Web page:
• Hike off trail on a dirt road going west at the very end of Stage 19, where there is a crossroad at Lunden.  After about 5km there is a paved road with a bus stop called Suttene, where one can take the 833 bus (or hitchhike) south to the small town of Dingle, skipping Stages 18 and 17.  In Dingle buy 3 days of food, a pizza, and then hike south through town.  Just outside of town turn left on a small road towards Bäckevall, then hike east where the road intersects with the trail at the very beginning of Stage 16.
  • Hike to the end of Stage 13, and then take the 679 or 680 bus (or hitchhike) from Glimmingen into the center of the small city Uddevalla.  In the city, buy 3 days of food, a falafel roll, then take a bus back to Glimmingen and the beginning of Stage 12--and hike careful not to get lost again going around the motocross track or get hit by a dirt bike.
  • Hike into Stage 9 but take a day or two to explore the area and its nice side trails, which include trail shelters, a stone hut ruin, and even a cave along with excellent hiking.  Then return to Bohusleden where ever is most convenient in stages 9 or 8 (both of which are next to the Svartedalen nature reserve).
  • Hike to the northern/beginning part of Stage 6, and then at the Eriksdal bus stop take a bus to small town Bohus.  In town buy 3 days of food, then use the same bus ticket (they are valid for an hour and a half) to take a bus to Jennylund, which is close to where the trail goes back into the woods.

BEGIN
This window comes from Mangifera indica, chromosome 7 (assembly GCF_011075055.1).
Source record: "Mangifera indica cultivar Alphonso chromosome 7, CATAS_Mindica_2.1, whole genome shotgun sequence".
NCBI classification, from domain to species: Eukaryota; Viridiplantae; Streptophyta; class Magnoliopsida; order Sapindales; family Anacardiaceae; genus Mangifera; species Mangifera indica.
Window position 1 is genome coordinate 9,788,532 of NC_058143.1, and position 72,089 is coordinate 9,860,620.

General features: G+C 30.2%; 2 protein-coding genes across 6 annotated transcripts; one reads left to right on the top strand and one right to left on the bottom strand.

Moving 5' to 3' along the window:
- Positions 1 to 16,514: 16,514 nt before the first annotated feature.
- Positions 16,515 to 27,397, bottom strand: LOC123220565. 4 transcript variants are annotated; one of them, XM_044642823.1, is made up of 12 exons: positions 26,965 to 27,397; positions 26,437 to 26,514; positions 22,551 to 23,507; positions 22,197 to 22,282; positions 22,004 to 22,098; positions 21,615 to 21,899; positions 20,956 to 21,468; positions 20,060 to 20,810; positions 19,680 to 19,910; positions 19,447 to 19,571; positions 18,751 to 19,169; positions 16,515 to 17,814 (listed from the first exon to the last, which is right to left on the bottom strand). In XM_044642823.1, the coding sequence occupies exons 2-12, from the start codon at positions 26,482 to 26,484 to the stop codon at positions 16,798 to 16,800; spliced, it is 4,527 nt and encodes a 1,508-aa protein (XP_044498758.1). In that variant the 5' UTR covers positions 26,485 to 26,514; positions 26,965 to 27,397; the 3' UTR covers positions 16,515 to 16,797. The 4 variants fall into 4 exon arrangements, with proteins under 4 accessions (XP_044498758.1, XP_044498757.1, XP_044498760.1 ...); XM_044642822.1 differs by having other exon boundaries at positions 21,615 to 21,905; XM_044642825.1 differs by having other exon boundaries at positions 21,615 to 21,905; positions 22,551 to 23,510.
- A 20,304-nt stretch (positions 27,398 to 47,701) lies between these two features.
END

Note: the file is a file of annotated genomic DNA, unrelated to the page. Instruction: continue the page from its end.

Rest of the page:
• Hike to the end of Stage 2, celebrate at Gunnebo Slott with a nice meal if possible, then take the 753 bus from the Kristinedal stop into central Göteborg, ending the trip.

The above plan would probably take me between 15-18 days, and the amount of food I noted to buy along the way are estimates.  The parts of the trail in the south that go close to civilization have a lot of cafés and restaurants and such to take advantage on, for instance.  Though the first 5 days worked out great on my first section hike back in August 2012.  I had 5 days of food with me (or around 6 days if you count the extra snacks), and on my way home after the trip I had no more meals.  I did have plenty of snacks left over, so going again I would not take as many.

I have since re-visited some of my favorite parts of the trail over the last few years, and will surely continue to do so for fun overnight and weekend trips.  I will try and give updates to my reports if there are (and I notice) any significant changes or new information relevant to the trail.

Once again, hope this guide was helpful and enjoyable, I am happy to answer questions and concerns, and encourage feedback. 


Last update: 10/03/2017 -- Fixed up formatting, typos, and removed info about shelter that no longer exists.

5 comments:

  1. This comment has been removed by the author.